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Bustling Baker: 1942

Bustling Baker: 1942

June 1942. "Baker, Florida. Crossroads in nearest town to Escambia Farms." Acetate negative by John Collier for the Farm Security Adminisration. View full size.

 

On Shorpy:
Today’s Top 5

Roads scholarship

Let's see if I can explain the highways, or just cause more confusion. According to an FDOT site, in 1925, Florida designated 62 state roads, including:

SR 41
Road No. 41. From Milligan, via Baker and Blackman to the Alabama State Line.

SR 62
Road No. 62. Extending from Road No. 7 on Alabama State Line via Berrydale, Munson, Baker and connecting with Road No. 1 at Milligan.

The descriptions confused me, until I remembered this is the Florida Panhandle, and Alabama is both west of Baker, and north of Baker.

Then, in 1945, Florida renumbered its state roads, and SR 41 and portions of SR 62 both became SR 4. The SR 189 designation came later.

Road numbers

In the late 1940s Florida renumbered it’s its highways so these probably the old numbers, and being Florida they were probably little behind in getting them changed.

It gets more confusing

seaelf, you just described why I said I cannot identify with certainty what the intersection looks like today. I could not reconcile those 1942 highway signs to today, either.

Given the highway signs are off, I think it's a stretch to conclude the 1942 wooden structure is the red house in Google Street view. So, I compared the Blue Bird Market building Dave provided in my first comment to the building on the corner now. It just got more confusing. The storefronts are identical, but the brickwork along the parapet doesn't match. I'm starting to feel like Rod Sterling should be saying, "Picture if you will, the small town of Baker, Florida."

Completely missed it

Wow. First I went to Baker FL on Google Maps and completely missed the red-roofed house. I was looking for the building with the brick posts next to it and the highway numbers. So then I searched FL HWY 62 & 41 but that put me near St. Petersburg which is nowhere near Baker. So now I'm wondering about the HWY signs in the Shorpy photo....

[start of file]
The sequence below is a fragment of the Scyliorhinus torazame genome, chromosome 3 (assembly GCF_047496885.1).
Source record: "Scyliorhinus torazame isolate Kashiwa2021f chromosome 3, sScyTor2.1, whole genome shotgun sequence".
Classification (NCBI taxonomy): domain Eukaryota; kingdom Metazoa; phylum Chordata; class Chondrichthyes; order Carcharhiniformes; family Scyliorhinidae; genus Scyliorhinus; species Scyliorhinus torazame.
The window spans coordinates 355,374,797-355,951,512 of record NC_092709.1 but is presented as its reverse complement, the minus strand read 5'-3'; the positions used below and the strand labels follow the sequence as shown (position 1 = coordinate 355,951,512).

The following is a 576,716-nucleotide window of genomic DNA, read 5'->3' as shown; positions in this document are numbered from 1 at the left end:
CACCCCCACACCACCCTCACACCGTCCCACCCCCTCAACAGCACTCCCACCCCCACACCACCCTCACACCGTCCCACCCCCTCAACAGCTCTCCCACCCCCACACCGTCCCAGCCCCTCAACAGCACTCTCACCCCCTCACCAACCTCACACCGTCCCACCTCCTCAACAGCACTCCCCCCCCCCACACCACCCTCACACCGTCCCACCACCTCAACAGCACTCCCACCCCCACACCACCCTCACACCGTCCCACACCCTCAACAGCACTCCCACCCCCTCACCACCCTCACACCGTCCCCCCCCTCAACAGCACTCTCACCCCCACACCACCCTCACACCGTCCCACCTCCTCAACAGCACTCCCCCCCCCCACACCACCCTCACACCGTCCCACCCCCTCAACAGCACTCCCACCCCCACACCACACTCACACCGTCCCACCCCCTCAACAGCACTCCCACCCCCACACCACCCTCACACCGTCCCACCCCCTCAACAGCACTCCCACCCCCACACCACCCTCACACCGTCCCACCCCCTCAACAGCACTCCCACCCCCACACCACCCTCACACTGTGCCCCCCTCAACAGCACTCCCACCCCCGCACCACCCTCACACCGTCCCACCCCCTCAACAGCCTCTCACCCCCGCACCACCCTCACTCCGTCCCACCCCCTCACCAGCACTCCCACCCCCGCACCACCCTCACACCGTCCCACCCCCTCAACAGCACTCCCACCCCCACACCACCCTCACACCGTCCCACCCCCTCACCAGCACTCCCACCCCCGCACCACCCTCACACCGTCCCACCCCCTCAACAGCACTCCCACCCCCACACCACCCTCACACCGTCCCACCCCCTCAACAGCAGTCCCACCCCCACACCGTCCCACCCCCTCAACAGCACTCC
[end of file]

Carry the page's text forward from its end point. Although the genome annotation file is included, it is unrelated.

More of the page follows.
Same building?

Whatever this is

Is still there.

Home of the Baker Block Museum

Sadly, that does not mean building materials. Rather, it is an important repository of Florida Panhandle History.

I went through Baker in the 1950s, when it was a wide spot in the road with a train stop.

Electro-organic

Graphic proof: utility poles come from trees.

Today's perfectly-machined, pressure treated obelisks seem to deny it, but that's about as organic a shape as you're going to find in power distribution systems. Good for about 20 minutes in a Florida hurricane.

(In my observations, the majority of power poles in Florida seem to be cast concrete these days.)

Red and yellow

The octagon stop sign became the standard in 1922. Supposedly the standards group wanted the color to be red, but red paints at the time all faded over time, so yellow was selected. The sign in this photograph has the obligatory bullet holes familiar to anybody who grew up in a rural area.

It's a mystery to me

Great photograph. My eye keeps drifting to the two men walking and I wonder what is casting that shadow they're walking into. I cannot identify with certainty what the intersection looks like today. But I'll bet a buck that stop sign was yellow.

Dave, thanks for the photo below answering my question about what made the curious Y-shaped shadow. I would have never guessed signs atop the Blue Bird Market. I notice there is a time lapse between photos. In the photo posted, there is a perfect triangle shadow on the wooden building across the street. In the one below, there is no shadow. Perhaps John Collier stopped for lunch.

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